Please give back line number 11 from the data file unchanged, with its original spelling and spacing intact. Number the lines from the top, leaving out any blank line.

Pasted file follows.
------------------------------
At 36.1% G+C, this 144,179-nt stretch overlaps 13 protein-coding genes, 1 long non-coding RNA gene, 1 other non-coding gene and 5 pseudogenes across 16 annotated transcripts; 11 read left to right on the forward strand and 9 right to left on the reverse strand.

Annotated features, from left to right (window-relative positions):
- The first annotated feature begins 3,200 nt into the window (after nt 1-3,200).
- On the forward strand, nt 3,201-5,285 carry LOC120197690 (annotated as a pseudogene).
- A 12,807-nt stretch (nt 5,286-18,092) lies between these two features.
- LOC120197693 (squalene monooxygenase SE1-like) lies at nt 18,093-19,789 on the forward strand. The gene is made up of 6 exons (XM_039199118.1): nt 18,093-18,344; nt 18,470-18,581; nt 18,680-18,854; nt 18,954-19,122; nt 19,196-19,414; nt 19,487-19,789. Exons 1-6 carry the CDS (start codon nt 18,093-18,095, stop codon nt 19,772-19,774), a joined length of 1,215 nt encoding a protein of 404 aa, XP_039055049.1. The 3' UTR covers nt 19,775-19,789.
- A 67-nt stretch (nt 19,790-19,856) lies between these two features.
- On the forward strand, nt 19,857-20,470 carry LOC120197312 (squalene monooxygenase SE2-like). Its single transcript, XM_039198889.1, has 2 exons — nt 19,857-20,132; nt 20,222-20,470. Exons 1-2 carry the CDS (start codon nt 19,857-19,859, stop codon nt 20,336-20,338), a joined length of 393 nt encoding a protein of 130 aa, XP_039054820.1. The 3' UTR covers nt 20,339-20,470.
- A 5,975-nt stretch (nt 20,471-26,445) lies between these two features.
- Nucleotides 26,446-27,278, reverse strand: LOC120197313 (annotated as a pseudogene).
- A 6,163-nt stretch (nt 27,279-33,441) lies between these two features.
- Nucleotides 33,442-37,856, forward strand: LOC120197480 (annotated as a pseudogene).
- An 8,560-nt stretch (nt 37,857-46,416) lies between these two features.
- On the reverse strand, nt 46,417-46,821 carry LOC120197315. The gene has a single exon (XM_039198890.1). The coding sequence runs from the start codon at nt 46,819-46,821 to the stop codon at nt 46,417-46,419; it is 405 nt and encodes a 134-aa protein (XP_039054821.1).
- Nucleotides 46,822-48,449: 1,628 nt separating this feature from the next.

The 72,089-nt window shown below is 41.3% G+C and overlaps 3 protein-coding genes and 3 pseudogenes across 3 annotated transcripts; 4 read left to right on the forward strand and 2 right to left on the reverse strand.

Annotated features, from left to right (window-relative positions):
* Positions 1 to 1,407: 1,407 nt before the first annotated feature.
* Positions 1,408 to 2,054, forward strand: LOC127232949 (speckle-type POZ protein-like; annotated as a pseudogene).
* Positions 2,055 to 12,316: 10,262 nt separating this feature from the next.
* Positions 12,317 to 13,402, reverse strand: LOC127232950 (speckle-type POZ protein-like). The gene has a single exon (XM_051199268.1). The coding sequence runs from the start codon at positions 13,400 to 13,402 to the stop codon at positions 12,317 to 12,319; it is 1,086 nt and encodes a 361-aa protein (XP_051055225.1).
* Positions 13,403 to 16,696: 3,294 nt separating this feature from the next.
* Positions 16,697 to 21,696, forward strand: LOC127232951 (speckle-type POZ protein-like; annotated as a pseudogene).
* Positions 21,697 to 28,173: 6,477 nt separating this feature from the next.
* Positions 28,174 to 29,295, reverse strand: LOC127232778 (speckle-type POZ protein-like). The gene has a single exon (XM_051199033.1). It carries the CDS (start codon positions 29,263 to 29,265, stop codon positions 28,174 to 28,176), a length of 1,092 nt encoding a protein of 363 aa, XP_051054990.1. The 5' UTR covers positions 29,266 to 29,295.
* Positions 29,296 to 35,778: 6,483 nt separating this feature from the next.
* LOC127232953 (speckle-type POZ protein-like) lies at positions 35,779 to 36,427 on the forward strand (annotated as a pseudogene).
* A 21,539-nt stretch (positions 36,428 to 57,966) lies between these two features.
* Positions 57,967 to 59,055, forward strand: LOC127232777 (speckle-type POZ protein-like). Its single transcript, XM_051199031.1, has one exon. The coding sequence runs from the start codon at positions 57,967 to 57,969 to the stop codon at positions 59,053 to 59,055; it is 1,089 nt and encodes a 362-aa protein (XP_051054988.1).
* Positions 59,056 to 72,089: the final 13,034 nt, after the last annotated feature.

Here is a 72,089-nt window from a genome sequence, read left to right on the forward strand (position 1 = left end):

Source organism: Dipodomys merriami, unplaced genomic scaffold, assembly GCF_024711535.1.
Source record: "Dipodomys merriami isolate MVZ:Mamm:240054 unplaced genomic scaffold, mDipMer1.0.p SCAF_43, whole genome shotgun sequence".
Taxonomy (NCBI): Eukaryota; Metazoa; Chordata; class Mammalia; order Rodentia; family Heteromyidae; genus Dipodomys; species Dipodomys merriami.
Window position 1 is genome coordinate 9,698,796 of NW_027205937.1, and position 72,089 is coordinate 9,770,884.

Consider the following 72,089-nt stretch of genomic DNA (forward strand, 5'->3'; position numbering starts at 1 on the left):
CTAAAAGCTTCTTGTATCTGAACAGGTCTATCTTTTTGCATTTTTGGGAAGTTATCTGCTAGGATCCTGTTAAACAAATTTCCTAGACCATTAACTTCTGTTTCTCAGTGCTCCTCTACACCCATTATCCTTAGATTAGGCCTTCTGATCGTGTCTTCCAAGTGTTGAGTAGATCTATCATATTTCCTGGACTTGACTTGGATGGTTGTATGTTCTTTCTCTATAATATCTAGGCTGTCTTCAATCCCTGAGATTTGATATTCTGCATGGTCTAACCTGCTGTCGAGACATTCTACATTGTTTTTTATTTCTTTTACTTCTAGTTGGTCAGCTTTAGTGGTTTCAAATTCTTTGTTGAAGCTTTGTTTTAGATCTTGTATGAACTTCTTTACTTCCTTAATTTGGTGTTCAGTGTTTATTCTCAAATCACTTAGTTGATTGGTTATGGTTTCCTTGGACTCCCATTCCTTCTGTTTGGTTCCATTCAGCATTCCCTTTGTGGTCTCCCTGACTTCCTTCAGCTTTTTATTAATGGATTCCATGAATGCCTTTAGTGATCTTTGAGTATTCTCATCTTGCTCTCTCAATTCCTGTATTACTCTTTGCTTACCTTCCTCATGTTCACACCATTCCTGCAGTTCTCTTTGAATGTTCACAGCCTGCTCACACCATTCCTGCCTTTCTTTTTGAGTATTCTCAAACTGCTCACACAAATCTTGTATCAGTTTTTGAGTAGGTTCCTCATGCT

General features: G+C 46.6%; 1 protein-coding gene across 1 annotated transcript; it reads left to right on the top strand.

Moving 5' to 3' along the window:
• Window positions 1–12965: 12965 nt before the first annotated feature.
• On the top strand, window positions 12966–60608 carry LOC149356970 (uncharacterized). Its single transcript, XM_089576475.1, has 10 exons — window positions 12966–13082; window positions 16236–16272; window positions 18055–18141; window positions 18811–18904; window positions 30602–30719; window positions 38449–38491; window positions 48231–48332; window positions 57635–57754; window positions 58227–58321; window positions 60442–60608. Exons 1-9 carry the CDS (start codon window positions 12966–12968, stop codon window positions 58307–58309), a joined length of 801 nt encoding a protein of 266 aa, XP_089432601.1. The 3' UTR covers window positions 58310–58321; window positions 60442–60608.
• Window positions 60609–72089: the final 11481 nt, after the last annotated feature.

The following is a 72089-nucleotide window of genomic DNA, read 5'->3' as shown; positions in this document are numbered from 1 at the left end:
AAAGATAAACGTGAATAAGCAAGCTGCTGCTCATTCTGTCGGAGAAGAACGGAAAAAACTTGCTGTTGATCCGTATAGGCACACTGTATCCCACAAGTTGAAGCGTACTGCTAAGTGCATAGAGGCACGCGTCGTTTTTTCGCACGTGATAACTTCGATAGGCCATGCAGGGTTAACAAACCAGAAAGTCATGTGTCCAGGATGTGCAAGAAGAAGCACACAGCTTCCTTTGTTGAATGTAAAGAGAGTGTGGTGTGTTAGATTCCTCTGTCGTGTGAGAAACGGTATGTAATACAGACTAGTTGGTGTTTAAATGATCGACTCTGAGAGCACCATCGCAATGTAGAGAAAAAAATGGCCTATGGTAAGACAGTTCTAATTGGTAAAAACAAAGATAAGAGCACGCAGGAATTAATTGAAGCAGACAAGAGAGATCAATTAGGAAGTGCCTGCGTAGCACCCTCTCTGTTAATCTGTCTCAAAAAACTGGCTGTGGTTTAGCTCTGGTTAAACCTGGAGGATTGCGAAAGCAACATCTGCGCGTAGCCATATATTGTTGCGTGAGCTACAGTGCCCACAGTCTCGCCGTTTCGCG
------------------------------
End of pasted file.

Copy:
- A 6,163-nt stretch (nt 27,279-33,441) lies between these two features.